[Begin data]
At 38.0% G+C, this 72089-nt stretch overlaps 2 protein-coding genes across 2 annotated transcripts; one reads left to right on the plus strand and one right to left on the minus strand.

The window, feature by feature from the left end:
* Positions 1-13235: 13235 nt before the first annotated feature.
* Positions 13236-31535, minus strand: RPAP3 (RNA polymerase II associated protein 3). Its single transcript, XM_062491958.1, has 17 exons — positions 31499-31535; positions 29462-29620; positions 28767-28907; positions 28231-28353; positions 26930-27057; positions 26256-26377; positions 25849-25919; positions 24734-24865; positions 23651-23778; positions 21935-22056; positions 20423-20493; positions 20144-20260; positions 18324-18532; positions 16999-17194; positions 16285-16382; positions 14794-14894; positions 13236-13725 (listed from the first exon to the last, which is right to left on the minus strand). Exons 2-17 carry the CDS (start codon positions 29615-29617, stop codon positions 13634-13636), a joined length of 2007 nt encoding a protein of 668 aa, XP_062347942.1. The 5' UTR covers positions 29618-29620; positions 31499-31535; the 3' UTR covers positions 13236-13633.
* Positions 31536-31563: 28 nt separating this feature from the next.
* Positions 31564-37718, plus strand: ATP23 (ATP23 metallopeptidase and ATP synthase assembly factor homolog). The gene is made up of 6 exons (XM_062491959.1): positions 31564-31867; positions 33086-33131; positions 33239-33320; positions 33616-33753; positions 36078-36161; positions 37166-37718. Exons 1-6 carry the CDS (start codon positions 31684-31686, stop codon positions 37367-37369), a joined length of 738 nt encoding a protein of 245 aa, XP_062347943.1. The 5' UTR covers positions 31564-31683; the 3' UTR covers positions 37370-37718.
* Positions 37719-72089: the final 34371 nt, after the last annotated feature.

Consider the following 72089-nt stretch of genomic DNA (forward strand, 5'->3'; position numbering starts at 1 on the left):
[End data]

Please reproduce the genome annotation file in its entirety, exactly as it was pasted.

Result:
At 38.0% G+C, this 72089-nt stretch overlaps 2 protein-coding genes across 2 annotated transcripts; one reads left to right on the plus strand and one right to left on the minus strand.

The window, feature by feature from the left end:
* Positions 1-13235: 13235 nt before the first annotated feature.
* Positions 13236-31535, minus strand: RPAP3 (RNA polymerase II associated protein 3). Its single transcript, XM_062491958.1, has 17 exons — positions 31499-31535; positions 29462-29620; positions 28767-28907; positions 28231-28353; positions 26930-27057; positions 26256-26377; positions 25849-25919; positions 24734-24865; positions 23651-23778; positions 21935-22056; positions 20423-20493; positions 20144-20260; positions 18324-18532; positions 16999-17194; positions 16285-16382; positions 14794-14894; positions 13236-13725 (listed from the first exon to the last, which is right to left on the minus strand). Exons 2-17 carry the CDS (start codon positions 29615-29617, stop codon positions 13634-13636), a joined length of 2007 nt encoding a protein of 668 aa, XP_062347942.1. The 5' UTR covers positions 29618-29620; positions 31499-31535; the 3' UTR covers positions 13236-13633.
* Positions 31536-31563: 28 nt separating this feature from the next.
* Positions 31564-37718, plus strand: ATP23 (ATP23 metallopeptidase and ATP synthase assembly factor homolog). The gene is made up of 6 exons (XM_062491959.1): positions 31564-31867; positions 33086-33131; positions 33239-33320; positions 33616-33753; positions 36078-36161; positions 37166-37718. Exons 1-6 carry the CDS (start codon positions 31684-31686, stop codon positions 37367-37369), a joined length of 738 nt encoding a protein of 245 aa, XP_062347943.1. The 5' UTR covers positions 31564-31683; the 3' UTR covers positions 37370-37718.
* Positions 37719-72089: the final 34371 nt, after the last annotated feature.

Consider the following 72089-nt stretch of genomic DNA (forward strand, 5'->3'; position numbering starts at 1 on the left):